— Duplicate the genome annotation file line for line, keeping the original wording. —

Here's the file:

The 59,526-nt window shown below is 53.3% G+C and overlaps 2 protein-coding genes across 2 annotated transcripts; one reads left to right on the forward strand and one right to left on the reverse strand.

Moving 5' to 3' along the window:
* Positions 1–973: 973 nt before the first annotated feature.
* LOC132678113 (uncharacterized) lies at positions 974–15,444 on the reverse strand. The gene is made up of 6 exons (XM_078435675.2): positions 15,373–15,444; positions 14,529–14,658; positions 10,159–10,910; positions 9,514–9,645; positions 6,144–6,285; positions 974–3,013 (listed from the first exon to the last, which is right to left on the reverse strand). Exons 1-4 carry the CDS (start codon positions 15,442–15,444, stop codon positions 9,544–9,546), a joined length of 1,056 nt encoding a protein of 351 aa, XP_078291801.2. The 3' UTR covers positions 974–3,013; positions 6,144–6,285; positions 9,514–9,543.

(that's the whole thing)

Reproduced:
The 59,526-nt window shown below is 53.3% G+C and overlaps 2 protein-coding genes across 2 annotated transcripts; one reads left to right on the forward strand and one right to left on the reverse strand.

Moving 5' to 3' along the window:
* Positions 1–973: 973 nt before the first annotated feature.
* LOC132678113 (uncharacterized) lies at positions 974–15,444 on the reverse strand. The gene is made up of 6 exons (XM_078435675.2): positions 15,373–15,444; positions 14,529–14,658; positions 10,159–10,910; positions 9,514–9,645; positions 6,144–6,285; positions 974–3,013 (listed from the first exon to the last, which is right to left on the reverse strand). Exons 1-4 carry the CDS (start codon positions 15,442–15,444, stop codon positions 9,544–9,546), a joined length of 1,056 nt encoding a protein of 351 aa, XP_078291801.2. The 3' UTR covers positions 974–3,013; positions 6,144–6,285; positions 9,514–9,543.